Education is another important aspect of the settlement, which is again provided by the UN (UNHCR) and a partner (CARE) to ensure as many children as possible continue their schooling or receive education for the first time. In 2011 there were 19 primary schools and 6 secondary schools in the five camps, although enrolment rates were still low (43,000 children turned up, of about 156,000 school-aged children). In addition to these “basic” schools, there are also private and religious schools, adult literacy centres and four vocational training centres for refugee and local youth.

What makes the situation of those living in Dadaab so difficult and rather hopeless is the fact that they are not allowed to leave the camp to live elsewhere in Kenya (unless they are being officially resettled locally, which doesn’t happen very often), as mentioned above. This makes it impossible for them to have a normal life, buy a house, find a job and just plainly start a new chapter in their lives. The only options they have is staying in Dadaab indefinitely or go back to Somalia, which some actually do.

Life in Mogadishu might be more dangerous, but they are at least able to move around and are out of a prison-like environment. Some are lucky enough to be resettled abroad, with the main countries being the US, Canada, Australia, as well as Norway, Sweden and the UK in Europe (though only 2,170 refugees were submitted for resettlement in 2012).

In spite of all the difficulties and hardships there are still signs of normal life, art and innovation in the settlement. The camp has its own newspaper, markets, basketball courts, gym and bicycle garage. In early 2015 13 schools or vocational training centres became “Instant Network Schools” – connected to the internet and equipped with tablets and interactive whiteboards powered by solar energy and sponsored by the Vodafone Foundation and Huawei. The tablets enable the students and adults to learn (better and more), follow directions and carry out research. They open up a whole new world for them, allows them to connect with relatives outside the settlement and “travel” anywhere. The 235 tablets are of course not enough for everyone in Dadaab, but they are a beginning and a new incentive for children to enrol in school.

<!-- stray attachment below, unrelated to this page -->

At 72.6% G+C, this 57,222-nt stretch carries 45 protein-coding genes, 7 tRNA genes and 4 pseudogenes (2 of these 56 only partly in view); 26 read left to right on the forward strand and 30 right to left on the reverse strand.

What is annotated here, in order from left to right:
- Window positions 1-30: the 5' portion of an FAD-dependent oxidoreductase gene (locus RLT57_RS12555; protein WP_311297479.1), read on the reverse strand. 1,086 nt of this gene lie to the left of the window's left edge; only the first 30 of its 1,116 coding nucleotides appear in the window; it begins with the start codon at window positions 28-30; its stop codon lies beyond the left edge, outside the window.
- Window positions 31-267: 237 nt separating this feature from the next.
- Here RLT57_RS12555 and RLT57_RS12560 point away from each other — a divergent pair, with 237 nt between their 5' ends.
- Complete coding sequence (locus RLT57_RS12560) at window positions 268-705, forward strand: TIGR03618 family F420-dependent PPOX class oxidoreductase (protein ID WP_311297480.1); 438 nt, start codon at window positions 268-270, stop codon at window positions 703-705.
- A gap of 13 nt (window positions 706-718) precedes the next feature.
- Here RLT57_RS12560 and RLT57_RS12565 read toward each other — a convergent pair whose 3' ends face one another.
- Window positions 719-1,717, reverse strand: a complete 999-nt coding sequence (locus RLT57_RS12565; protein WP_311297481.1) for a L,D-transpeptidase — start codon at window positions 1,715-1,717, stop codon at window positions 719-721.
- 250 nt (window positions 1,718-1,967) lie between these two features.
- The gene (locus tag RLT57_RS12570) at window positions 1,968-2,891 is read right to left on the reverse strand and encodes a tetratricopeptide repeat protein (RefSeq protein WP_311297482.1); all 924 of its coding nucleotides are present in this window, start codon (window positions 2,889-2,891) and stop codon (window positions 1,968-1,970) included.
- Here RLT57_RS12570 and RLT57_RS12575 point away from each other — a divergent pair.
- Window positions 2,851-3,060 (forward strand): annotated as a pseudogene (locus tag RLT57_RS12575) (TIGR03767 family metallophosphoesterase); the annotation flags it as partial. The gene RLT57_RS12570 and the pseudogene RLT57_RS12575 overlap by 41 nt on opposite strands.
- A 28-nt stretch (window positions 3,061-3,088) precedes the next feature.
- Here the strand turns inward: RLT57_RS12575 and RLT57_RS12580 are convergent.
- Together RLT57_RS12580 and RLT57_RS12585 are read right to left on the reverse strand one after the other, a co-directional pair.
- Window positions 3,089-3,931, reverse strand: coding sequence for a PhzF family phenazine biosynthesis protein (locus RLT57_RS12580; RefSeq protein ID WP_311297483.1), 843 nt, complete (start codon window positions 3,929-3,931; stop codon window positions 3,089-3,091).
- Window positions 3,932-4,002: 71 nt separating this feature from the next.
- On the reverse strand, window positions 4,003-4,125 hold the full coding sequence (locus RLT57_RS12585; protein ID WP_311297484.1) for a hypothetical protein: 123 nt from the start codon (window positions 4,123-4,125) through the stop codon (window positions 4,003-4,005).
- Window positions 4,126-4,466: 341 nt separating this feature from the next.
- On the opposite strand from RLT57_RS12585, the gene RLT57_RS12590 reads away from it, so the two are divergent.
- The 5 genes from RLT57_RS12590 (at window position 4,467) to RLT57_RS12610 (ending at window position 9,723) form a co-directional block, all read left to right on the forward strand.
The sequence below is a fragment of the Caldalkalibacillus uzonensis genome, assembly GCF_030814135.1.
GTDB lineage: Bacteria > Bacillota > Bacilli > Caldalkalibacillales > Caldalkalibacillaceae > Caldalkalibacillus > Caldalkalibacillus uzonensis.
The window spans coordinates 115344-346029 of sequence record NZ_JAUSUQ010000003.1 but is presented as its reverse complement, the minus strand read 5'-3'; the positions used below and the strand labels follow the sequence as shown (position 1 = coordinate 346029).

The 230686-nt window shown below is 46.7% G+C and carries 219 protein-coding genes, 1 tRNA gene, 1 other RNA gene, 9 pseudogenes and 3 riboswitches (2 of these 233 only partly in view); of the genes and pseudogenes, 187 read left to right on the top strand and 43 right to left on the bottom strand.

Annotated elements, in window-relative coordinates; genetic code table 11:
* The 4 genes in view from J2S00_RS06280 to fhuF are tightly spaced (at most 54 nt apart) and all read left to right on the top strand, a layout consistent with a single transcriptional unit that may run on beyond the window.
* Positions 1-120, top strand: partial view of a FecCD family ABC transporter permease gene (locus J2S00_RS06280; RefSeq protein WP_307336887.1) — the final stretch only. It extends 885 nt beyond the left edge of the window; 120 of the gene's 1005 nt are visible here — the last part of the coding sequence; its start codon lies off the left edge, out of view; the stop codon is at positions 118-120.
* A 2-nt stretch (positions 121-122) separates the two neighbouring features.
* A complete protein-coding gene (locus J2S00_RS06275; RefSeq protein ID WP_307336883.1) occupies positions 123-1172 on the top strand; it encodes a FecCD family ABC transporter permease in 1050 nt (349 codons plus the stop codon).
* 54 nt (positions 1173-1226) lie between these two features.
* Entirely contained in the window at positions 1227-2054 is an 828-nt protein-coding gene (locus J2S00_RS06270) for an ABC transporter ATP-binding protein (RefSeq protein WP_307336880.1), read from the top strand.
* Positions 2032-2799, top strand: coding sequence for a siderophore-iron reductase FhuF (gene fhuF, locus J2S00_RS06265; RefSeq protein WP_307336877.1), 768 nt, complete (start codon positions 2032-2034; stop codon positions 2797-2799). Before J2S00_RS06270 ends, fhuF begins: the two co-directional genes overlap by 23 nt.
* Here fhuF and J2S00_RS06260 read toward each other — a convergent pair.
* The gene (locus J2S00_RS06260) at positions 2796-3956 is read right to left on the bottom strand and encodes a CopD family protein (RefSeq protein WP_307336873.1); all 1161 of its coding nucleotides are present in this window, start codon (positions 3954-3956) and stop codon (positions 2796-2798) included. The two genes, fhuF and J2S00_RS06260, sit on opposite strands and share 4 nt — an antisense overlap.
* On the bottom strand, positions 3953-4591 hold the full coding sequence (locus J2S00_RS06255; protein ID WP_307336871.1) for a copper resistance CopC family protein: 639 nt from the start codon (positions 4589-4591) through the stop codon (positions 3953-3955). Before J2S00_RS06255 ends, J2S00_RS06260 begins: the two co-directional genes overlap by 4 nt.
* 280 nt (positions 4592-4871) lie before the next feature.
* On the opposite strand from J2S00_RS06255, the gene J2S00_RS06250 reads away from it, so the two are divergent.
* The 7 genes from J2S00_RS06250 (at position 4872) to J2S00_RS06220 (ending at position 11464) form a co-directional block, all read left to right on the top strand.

The multi-media site Dadaab Stories provides an insight into life at the settlement, and gives many individuals a platform to introduce themselves and talk about their situation in Dadaab. The website is a project of FilmAid International, an organisation which uses the power of film and media in their missions.

The resilience of the thousands of individuals living in Dadaab is striking but one can only hope that the refugee-city will not celebrate its 25th “birthday” next year.

Human Rights
Sarah Bialek

Sarah graduated from Maastricht University’s Graduate School of Governance/UNU Merit with a M.Sc. in Public Policy and Human Development, specialising in Trade and Development Law. After working at the UN Refugee Agency’s (UNHCR) External Relations department in Geneva she now lives in London and works in the Higher Education sector. She is passionate about International Relations and Development, as well as Trade Law and (forced) Migration.